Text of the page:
Ghana sojourn led to a Fulbright and a writing career
SIT’s “living classrooms” made all the difference for writer Kim Foote.
Kim Foote has written a memoir and a novel, won a Fulbright grant, and pursued two career paths. It all started with an SIT Study Abroad program in Ghana.
Kim first went to Ghana in 1999 as part of an SIT program on African diasporas.
“I had started getting interested in the slave trade, and I was thinking a lot about my African ancestry,” says Kim. “I originally applied to a program in Mali, in part because I’d studied French. Someone from SIT called me and said, ‘If you’re interested in the slave trade, consider our Ghana program.’”
She had just learned that Ghana was home to the medieval European-built fortresses where African captives were kept before their voyages across the ocean, so she said, “Can you please switch me right now?” In Ghana, the castle called Elmina resonated particularly with Kim. Slaves faced brutal conditions there, and the women enduring such suffering were often about the same age Kim was when she visited.
“What happened to the women there—it was so traumatic and fascinating,” says Kim. “It became something of an obsession.”
That obsession led her to the idea for the novel she’s now working on. Wanting to do further research for her writing, she applied for and received a Fulbright grant and returned to Ghana in 2002. “SIT’s Independent Study Project model gave me the confidence to apply for something like a Fulbright. If I hadn’t had that experience, I wouldn’t have applied for a Fulbright.”
On the SIT program, Kim had learned a lot about how to do research. SIT’s experience-based model became, for her, literally hands-on. “I will never forget. I was working with a bonesetter. I’m observing. I’m writing in my notebook. The bonesetter asks, ‘What are you doing? Are you watching me?’ I say, ‘Yeah, I’m watching you.’ Then he’s like, ‘You—sit. I want you to work on this patient.’
“You can’t get this in the classroom—to be there physically putting your hands on the patient, learning how to do the massage he’s doing. We came back to the community a week later, and I saw the guy I was working on. He said, ‘Hey, you see me?’ He was bouncing around with his ankle I’d worked on. It gave new meaning to getting ‘hands-on’ with the community.”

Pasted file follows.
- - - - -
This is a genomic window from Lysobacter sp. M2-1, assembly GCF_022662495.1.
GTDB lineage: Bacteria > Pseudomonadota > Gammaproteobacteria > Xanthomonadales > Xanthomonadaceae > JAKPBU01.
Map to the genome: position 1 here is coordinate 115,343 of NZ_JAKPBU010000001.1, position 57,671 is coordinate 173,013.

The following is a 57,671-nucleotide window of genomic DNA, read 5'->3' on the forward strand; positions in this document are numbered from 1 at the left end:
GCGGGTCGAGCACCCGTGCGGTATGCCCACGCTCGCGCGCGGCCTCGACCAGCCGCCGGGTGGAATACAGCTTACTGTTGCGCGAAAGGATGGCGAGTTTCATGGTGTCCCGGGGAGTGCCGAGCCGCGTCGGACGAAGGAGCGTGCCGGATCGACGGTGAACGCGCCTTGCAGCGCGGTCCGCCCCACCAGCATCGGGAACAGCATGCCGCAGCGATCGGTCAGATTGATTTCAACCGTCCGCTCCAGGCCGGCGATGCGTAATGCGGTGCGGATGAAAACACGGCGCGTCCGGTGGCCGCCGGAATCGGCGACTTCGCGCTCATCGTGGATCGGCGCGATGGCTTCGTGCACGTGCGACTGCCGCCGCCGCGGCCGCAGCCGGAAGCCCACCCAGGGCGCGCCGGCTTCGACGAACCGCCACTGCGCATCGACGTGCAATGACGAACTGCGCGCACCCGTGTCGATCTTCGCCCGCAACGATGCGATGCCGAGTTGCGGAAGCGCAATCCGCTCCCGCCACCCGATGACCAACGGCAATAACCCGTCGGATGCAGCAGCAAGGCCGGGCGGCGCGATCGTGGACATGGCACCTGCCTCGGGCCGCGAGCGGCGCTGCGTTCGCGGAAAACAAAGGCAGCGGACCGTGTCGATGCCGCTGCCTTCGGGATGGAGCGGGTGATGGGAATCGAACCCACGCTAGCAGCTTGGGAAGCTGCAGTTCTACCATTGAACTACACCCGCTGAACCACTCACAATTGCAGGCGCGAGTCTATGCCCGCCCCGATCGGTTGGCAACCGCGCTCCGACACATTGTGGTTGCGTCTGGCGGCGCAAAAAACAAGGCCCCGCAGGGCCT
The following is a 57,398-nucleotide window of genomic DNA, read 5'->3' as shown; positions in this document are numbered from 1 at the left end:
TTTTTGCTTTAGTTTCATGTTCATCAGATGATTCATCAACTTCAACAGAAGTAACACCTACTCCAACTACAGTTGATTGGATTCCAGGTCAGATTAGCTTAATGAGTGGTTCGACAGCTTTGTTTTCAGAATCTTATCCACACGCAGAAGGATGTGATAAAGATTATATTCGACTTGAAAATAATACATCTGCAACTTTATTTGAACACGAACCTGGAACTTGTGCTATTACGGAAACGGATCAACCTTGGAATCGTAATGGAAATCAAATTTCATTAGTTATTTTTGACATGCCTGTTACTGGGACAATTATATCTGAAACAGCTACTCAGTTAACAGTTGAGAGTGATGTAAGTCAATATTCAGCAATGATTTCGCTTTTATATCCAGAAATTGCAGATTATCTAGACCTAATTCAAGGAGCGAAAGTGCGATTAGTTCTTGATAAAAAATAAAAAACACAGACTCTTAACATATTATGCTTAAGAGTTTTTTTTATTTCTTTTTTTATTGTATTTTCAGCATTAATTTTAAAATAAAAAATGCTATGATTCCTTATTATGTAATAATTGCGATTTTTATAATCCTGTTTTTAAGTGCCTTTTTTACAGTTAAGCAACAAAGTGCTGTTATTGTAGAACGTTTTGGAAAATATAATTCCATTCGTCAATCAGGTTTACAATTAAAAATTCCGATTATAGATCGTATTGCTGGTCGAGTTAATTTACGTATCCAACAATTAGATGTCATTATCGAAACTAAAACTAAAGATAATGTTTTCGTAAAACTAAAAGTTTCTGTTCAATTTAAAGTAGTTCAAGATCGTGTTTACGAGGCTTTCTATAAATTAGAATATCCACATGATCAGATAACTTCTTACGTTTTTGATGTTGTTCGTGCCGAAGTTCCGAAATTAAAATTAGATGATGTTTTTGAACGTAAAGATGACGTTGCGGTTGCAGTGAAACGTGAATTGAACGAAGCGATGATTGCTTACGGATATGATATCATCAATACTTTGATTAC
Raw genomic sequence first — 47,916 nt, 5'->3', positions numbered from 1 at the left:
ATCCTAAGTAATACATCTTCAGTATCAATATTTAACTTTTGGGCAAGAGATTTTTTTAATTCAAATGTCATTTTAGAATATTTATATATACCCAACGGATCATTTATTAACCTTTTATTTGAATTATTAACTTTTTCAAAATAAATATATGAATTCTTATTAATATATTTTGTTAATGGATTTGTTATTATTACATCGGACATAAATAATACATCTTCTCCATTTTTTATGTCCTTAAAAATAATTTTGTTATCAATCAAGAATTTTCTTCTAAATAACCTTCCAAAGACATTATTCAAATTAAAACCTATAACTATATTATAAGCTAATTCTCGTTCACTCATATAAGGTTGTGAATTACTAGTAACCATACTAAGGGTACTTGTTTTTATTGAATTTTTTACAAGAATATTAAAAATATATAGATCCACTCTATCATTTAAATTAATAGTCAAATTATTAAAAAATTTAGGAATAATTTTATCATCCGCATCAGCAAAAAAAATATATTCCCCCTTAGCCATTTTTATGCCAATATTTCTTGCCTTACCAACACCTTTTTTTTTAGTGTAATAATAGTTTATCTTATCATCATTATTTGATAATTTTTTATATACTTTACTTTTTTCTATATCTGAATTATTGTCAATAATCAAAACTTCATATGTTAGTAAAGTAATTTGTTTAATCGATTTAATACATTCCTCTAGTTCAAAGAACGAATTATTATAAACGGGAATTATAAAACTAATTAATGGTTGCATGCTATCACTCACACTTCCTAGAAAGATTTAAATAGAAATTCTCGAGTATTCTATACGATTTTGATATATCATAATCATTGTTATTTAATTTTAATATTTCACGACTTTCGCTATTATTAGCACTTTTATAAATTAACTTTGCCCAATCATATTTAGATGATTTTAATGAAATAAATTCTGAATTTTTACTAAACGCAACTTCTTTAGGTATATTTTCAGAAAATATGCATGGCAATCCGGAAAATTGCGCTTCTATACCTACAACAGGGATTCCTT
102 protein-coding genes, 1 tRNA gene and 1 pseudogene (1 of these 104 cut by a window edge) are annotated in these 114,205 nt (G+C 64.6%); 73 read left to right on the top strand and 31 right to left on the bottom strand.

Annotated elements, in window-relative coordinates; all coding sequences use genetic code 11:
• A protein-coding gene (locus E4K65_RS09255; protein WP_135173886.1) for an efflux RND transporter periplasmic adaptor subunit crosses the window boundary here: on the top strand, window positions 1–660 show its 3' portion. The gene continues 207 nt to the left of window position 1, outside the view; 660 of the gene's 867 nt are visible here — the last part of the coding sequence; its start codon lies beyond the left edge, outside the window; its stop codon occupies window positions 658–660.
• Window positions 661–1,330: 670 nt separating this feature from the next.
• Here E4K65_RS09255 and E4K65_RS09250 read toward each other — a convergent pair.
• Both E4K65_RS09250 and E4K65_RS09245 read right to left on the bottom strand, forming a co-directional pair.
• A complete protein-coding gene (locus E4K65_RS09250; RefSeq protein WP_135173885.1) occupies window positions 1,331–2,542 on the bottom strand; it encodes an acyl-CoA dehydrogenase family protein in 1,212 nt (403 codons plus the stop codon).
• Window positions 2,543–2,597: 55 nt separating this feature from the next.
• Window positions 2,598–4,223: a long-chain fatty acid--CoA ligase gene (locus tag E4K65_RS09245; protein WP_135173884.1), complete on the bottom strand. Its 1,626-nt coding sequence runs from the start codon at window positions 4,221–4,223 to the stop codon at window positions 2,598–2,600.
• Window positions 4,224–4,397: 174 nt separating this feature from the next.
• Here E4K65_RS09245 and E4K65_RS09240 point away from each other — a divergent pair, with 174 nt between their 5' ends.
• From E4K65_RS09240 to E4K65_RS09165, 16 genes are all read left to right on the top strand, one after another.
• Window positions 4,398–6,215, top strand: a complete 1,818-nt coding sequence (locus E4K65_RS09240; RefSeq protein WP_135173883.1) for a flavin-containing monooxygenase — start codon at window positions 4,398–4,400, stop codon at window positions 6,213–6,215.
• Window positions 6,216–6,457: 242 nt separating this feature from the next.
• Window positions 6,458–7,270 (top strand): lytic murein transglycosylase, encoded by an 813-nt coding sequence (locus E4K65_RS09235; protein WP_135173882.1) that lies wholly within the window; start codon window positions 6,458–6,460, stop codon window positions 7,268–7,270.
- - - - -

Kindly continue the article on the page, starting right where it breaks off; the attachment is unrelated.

There was at least one more big surprise for Kim in Africa. “I realized that in Ghana, I wasn’t black. Black is only a skin color there. Ghanaians tend to be very dark. They’d say, ‘You’re not black. You’re nowhere near black!’”
Ghanaians, she says, often called her red. “I also got called white—‘white lady.’ When you grow up in the US, it’s so racialized. Then in Africa, you’re considered a white person for the first time.” That unusual experience also became fodder for writing, which Kim has pursued as a career.
“In my writing, I also emphasize looking at Ghana as a modern society—Africa is so misrepresented. People still think Africans walk around barefoot hunting animals. They don’t always know there’s computers, TVs, satellites. I’m really stressing the urban experience—it’s a different side of Africa.”
The writing Kim began in Ghana became a memoir entitled Sojourner, several excerpts of which she has published as shorter pieces. She credits her time with SIT in Ghana with inspiring that work. It also affected what she studied: she went on to get a Master of Fine Arts (MFA) in writing from Chicago State University.
She’s done well as a writer, receiving fellowships from the New York Foundation for the Arts and the National Endowment for the Arts. She has published fiction, essays, and experimental prose in Black Renaissance Noire, The Literary Review, Crab Orchard Review, Obsidian, and elsewhere.
After her MFA, Kim knew she didn’t want to teach writing. Once again, SIT came into play. She became a study abroad advisor; she’s now assistant director of global programs for the Gallatin School of Individualized Study at New York University.
What was it about SIT Study Abroad that made such a difference? The Independent Study Project was “a huge component,” says Kim. “There are so many programs where you just sit in a classroom the whole time. You read articles, you discuss, but SIT is actually getting you out in the field.
“I think that homestays are big, too. We had two—one urban, one rural . . . in the community, living with people, engaging with people. SIT’s programs are like living classrooms—you’re learning, but you’re also applying, questioning, and challenging.”
Kim discusses her SIT experience in memoir excerpts “Welcome Home” and “A Question of Tradition.”
To learn more about Kim and read more of her writing, visit http://kimcolemanfoote.com/.